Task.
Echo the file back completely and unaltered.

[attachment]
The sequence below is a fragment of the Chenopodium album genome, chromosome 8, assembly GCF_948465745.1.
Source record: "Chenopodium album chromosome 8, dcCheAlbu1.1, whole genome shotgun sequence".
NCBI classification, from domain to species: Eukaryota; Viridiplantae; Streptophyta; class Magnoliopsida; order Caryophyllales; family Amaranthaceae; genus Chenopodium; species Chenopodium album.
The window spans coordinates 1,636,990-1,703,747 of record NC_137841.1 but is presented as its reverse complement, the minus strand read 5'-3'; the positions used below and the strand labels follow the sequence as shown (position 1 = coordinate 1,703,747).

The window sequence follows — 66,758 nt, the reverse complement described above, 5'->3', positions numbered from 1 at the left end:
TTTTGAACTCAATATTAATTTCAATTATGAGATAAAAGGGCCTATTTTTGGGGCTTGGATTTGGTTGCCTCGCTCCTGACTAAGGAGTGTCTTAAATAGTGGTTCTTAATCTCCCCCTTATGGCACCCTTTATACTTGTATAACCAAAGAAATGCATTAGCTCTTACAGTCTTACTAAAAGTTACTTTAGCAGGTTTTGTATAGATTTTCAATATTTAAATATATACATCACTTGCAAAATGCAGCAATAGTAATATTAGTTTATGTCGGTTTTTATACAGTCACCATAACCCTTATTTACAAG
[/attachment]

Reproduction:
The sequence below is a fragment of the Chenopodium album genome, chromosome 8, assembly GCF_948465745.1.
Source record: "Chenopodium album chromosome 8, dcCheAlbu1.1, whole genome shotgun sequence".
NCBI classification, from domain to species: Eukaryota; Viridiplantae; Streptophyta; class Magnoliopsida; order Caryophyllales; family Amaranthaceae; genus Chenopodium; species Chenopodium album.
The window spans coordinates 1,636,990-1,703,747 of record NC_137841.1 but is presented as its reverse complement, the minus strand read 5'-3'; the positions used below and the strand labels follow the sequence as shown (position 1 = coordinate 1,703,747).

The window sequence follows — 66,758 nt, the reverse complement described above, 5'->3', positions numbered from 1 at the left end:
TTTTGAACTCAATATTAATTTCAATTATGAGATAAAAGGGCCTATTTTTGGGGCTTGGATTTGGTTGCCTCGCTCCTGACTAAGGAGTGTCTTAAATAGTGGTTCTTAATCTCCCCCTTATGGCACCCTTTATACTTGTATAACCAAAGAAATGCATTAGCTCTTACAGTCTTACTAAAAGTTACTTTAGCAGGTTTTGTATAGATTTTCAATATTTAAATATATACATCACTTGCAAAATGCAGCAATAGTAATATTAGTTTATGTCGGTTTTTATACAGTCACCATAACCCTTATTTACAAG